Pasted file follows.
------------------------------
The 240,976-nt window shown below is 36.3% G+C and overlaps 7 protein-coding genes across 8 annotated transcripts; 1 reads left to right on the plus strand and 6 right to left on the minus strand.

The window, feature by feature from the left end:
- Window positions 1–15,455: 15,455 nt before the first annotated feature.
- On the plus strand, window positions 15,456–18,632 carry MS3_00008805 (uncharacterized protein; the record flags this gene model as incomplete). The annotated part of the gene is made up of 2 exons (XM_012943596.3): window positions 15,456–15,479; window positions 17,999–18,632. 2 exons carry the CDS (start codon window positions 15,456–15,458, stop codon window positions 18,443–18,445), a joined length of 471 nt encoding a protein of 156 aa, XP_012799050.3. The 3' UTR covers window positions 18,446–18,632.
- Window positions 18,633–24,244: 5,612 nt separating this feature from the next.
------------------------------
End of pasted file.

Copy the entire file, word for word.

The 240,976-nt window shown below is 36.3% G+C and overlaps 7 protein-coding genes across 8 annotated transcripts; 1 reads left to right on the plus strand and 6 right to left on the minus strand.

The window, feature by feature from the left end:
- Window positions 1–15,455: 15,455 nt before the first annotated feature.
- On the plus strand, window positions 15,456–18,632 carry MS3_00008805 (uncharacterized protein; the record flags this gene model as incomplete). The annotated part of the gene is made up of 2 exons (XM_012943596.3): window positions 15,456–15,479; window positions 17,999–18,632. 2 exons carry the CDS (start codon window positions 15,456–15,458, stop codon window positions 18,443–18,445), a joined length of 471 nt encoding a protein of 156 aa, XP_012799050.3. The 3' UTR covers window positions 18,446–18,632.
- Window positions 18,633–24,244: 5,612 nt separating this feature from the next.